Punctured Bowel Malpractice Lawsuit Results in $3M Wrongful Death Verdict
A state court jury in Georgia has ordered a hospital and other defendants to pay $3 million to the family of a patient who died of a punctured bowel, following a botched laparoscopic abdominal surgery.
The medical malpractice claim was brought by the family of Francis Lorraine Mitchell, who died in 2016, after undergoing surgery to remove a pelvic mass. Northeast Georgia Medical Center, Inc., Northeast Georgia Physicians Group, Inc. Dr, Andrew Emmons Green, and the Northeast Georgia Health Systems, Inc. were named as defendants in the case, which went to trial following delays associated with the COVID-19 pandemic.
According to allegations raised in the lawsuit, Dr. Green accidentally perforated Mitchell’s small intestine during the surgical procedure, but did not notice and did not repair the hole. Shortly after, Mitchell complained of abdominal pain, which she reportedly called the worst pain of her life.
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She was readmitted to the hospital and underwent a CT scan which showed signs of a sepsis infection. Mitchell also left the hospital with a temperature of 99 degrees, yet nothing was done. Expert witnesses testified at trial that the CT scans were consistent with a bowel perforation, which should have been caught by medical staff.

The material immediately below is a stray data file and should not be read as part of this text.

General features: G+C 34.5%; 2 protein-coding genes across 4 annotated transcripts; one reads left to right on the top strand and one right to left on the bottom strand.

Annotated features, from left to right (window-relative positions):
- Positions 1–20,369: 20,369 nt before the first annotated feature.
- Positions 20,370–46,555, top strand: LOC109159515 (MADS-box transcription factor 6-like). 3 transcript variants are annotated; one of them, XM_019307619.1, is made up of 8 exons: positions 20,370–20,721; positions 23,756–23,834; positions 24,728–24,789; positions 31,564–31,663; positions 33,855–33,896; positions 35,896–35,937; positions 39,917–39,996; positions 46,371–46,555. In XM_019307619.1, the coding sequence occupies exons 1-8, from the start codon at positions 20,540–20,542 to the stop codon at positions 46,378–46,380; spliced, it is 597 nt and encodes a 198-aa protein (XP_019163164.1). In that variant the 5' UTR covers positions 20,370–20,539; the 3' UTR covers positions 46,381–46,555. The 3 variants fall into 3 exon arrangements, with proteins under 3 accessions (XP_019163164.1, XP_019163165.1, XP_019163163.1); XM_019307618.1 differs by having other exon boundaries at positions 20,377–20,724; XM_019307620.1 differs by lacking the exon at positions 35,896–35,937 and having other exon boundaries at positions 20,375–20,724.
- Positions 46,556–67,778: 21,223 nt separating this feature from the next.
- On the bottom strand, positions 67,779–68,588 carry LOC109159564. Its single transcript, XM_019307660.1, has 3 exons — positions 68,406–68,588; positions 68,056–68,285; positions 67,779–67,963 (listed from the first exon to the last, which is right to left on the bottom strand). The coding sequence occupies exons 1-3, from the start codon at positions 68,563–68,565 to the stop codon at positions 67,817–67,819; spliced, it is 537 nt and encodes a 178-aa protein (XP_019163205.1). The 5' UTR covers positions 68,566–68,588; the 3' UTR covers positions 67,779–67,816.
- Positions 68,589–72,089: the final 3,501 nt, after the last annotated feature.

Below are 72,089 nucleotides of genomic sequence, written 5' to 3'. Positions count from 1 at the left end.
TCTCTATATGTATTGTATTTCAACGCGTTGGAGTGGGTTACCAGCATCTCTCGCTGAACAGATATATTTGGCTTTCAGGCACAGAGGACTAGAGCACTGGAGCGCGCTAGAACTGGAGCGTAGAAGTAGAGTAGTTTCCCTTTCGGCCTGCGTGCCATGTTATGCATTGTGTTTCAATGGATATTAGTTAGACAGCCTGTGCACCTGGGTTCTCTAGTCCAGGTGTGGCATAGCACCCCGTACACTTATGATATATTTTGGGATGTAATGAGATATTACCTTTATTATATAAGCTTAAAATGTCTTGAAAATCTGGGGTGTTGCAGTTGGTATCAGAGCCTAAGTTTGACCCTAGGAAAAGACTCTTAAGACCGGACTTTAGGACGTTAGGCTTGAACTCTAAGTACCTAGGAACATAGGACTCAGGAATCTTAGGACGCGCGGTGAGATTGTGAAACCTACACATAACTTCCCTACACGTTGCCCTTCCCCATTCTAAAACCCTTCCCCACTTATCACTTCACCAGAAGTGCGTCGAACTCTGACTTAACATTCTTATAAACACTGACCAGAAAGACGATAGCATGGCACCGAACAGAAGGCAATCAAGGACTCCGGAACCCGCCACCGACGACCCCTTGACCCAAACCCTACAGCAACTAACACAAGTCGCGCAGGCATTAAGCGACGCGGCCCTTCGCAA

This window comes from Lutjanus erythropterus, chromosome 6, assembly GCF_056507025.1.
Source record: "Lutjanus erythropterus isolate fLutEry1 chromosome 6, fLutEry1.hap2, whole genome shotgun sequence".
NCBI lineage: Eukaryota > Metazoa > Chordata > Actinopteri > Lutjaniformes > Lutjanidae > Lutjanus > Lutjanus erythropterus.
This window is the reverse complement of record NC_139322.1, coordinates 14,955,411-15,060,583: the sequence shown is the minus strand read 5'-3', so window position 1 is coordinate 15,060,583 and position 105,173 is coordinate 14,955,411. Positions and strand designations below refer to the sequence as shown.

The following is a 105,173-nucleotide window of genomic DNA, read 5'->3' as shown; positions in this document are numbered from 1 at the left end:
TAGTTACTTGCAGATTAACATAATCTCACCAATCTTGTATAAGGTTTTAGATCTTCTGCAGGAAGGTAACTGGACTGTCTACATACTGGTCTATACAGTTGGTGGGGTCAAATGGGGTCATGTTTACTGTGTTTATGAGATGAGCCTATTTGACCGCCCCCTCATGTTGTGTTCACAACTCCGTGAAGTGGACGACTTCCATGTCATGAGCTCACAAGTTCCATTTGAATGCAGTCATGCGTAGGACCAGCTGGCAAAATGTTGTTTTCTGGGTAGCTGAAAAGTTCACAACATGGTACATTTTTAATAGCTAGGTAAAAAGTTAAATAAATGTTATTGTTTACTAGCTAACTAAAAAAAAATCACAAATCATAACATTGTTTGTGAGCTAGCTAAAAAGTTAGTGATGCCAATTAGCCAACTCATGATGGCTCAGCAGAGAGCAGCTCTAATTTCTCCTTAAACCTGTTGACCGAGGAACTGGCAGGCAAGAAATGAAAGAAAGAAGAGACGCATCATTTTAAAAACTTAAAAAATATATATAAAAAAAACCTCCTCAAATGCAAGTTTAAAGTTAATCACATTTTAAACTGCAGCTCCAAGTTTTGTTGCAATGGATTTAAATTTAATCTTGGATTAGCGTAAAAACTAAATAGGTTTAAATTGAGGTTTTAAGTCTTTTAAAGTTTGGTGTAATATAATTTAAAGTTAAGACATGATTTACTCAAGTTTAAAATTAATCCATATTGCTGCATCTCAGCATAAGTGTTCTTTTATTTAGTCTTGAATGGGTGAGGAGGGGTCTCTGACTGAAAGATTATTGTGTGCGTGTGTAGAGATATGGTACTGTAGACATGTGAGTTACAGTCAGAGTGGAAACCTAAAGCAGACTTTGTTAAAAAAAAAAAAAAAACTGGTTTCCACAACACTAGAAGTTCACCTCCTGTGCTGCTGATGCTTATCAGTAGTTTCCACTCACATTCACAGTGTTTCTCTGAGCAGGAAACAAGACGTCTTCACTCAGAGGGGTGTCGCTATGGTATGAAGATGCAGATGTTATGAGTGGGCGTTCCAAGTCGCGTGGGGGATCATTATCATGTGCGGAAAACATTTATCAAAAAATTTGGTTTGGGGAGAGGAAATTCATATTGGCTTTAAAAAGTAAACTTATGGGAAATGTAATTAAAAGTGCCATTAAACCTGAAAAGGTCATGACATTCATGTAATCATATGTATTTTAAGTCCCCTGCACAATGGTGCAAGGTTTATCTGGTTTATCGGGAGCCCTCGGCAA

Mitchell died on May 7, 2016 of what was later diagnosed as peritonitis due to small intestinal perforation. Her mother, and executor of her estate, Shirley Metcalf, as well as her children filed the wrongful death lawsuit. An ER doctor originally included in the case was later voluntarily dismissed before trial.
In what is believed to be the first civil jury trial held in Hall County, Georgia before an in-person jury since the COVID-19 pandemic emerged, the parties began presenting evidence on March 8, under unusual circumstances. The jury was placed in the gallery, instead of the usual jury box, and all were separated from one another and wore masks. The judge was seated on one side of the courtroom, with the jury on the other, with attorneys in the middle, requiring that they trun their backs to one or the other during presentations.
On March 23, a verdict of $3 million was returned in favor of Mitchell’s family.
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